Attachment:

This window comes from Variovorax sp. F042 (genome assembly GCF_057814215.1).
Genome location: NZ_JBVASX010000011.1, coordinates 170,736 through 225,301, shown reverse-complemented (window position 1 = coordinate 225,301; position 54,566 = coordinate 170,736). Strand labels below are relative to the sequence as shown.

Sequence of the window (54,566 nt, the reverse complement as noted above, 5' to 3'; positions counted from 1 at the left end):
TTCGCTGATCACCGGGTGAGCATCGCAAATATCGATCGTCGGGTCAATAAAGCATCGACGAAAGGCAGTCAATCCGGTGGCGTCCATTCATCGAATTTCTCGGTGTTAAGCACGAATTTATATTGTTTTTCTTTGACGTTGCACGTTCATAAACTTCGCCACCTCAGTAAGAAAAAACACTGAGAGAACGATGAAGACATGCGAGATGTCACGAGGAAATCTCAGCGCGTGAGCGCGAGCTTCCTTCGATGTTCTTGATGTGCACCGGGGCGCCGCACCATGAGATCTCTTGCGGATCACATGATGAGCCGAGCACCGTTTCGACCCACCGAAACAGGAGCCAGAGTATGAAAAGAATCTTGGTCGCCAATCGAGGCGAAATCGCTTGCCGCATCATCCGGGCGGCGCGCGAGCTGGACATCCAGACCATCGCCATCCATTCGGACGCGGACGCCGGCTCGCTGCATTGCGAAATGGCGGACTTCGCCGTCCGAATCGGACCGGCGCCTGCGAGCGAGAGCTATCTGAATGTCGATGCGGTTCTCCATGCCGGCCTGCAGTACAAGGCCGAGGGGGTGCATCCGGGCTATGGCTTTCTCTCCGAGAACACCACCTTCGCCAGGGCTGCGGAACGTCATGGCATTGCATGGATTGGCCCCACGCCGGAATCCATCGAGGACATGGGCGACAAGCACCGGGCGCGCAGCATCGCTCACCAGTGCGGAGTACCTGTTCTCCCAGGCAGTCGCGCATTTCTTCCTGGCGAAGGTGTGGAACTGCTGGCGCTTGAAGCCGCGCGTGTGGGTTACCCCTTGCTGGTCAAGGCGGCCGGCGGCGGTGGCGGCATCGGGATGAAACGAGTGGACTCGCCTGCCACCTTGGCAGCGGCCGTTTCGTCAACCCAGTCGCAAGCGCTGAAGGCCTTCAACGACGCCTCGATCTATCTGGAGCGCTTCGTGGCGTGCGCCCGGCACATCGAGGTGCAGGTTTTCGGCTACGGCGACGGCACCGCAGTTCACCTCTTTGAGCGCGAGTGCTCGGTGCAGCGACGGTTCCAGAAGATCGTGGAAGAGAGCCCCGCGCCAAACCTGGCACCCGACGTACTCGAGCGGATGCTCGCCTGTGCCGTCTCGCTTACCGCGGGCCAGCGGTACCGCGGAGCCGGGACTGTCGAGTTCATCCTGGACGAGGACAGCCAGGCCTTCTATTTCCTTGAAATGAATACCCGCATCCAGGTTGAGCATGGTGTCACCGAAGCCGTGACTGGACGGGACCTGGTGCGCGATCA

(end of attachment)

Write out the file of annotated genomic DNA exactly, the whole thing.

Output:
This window comes from Variovorax sp. F042 (genome assembly GCF_057814215.1).
Genome location: NZ_JBVASX010000011.1, coordinates 170,736 through 225,301, shown reverse-complemented (window position 1 = coordinate 225,301; position 54,566 = coordinate 170,736). Strand labels below are relative to the sequence as shown.

Sequence of the window (54,566 nt, the reverse complement as noted above, 5' to 3'; positions counted from 1 at the left end):
TTCGCTGATCACCGGGTGAGCATCGCAAATATCGATCGTCGGGTCAATAAAGCATCGACGAAAGGCAGTCAATCCGGTGGCGTCCATTCATCGAATTTCTCGGTGTTAAGCACGAATTTATATTGTTTTTCTTTGACGTTGCACGTTCATAAACTTCGCCACCTCAGTAAGAAAAAACACTGAGAGAACGATGAAGACATGCGAGATGTCACGAGGAAATCTCAGCGCGTGAGCGCGAGCTTCCTTCGATGTTCTTGATGTGCACCGGGGCGCCGCACCATGAGATCTCTTGCGGATCACATGATGAGCCGAGCACCGTTTCGACCCACCGAAACAGGAGCCAGAGTATGAAAAGAATCTTGGTCGCCAATCGAGGCGAAATCGCTTGCCGCATCATCCGGGCGGCGCGCGAGCTGGACATCCAGACCATCGCCATCCATTCGGACGCGGACGCCGGCTCGCTGCATTGCGAAATGGCGGACTTCGCCGTCCGAATCGGACCGGCGCCTGCGAGCGAGAGCTATCTGAATGTCGATGCGGTTCTCCATGCCGGCCTGCAGTACAAGGCCGAGGGGGTGCATCCGGGCTATGGCTTTCTCTCCGAGAACACCACCTTCGCCAGGGCTGCGGAACGTCATGGCATTGCATGGATTGGCCCCACGCCGGAATCCATCGAGGACATGGGCGACAAGCACCGGGCGCGCAGCATCGCTCACCAGTGCGGAGTACCTGTTCTCCCAGGCAGTCGCGCATTTCTTCCTGGCGAAGGTGTGGAACTGCTGGCGCTTGAAGCCGCGCGTGTGGGTTACCCCTTGCTGGTCAAGGCGGCCGGCGGCGGTGGCGGCATCGGGATGAAACGAGTGGACTCGCCTGCCACCTTGGCAGCGGCCGTTTCGTCAACCCAGTCGCAAGCGCTGAAGGCCTTCAACGACGCCTCGATCTATCTGGAGCGCTTCGTGGCGTGCGCCCGGCACATCGAGGTGCAGGTTTTCGGCTACGGCGACGGCACCGCAGTTCACCTCTTTGAGCGCGAGTGCTCGGTGCAGCGACGGTTCCAGAAGATCGTGGAAGAGAGCCCCGCGCCAAACCTGGCACCCGACGTACTCGAGCGGATGCTCGCCTGTGCCGTCTCGCTTACCGCGGGCCAGCGGTACCGCGGAGCCGGGACTGTCGAGTTCATCCTGGACGAGGACAGCCAGGCCTTCTATTTCCTTGAAATGAATACCCGCATCCAGGTTGAGCATGGTGTCACCGAAGCCGTGACTGGACGGGACCTGGTGCGCGATCA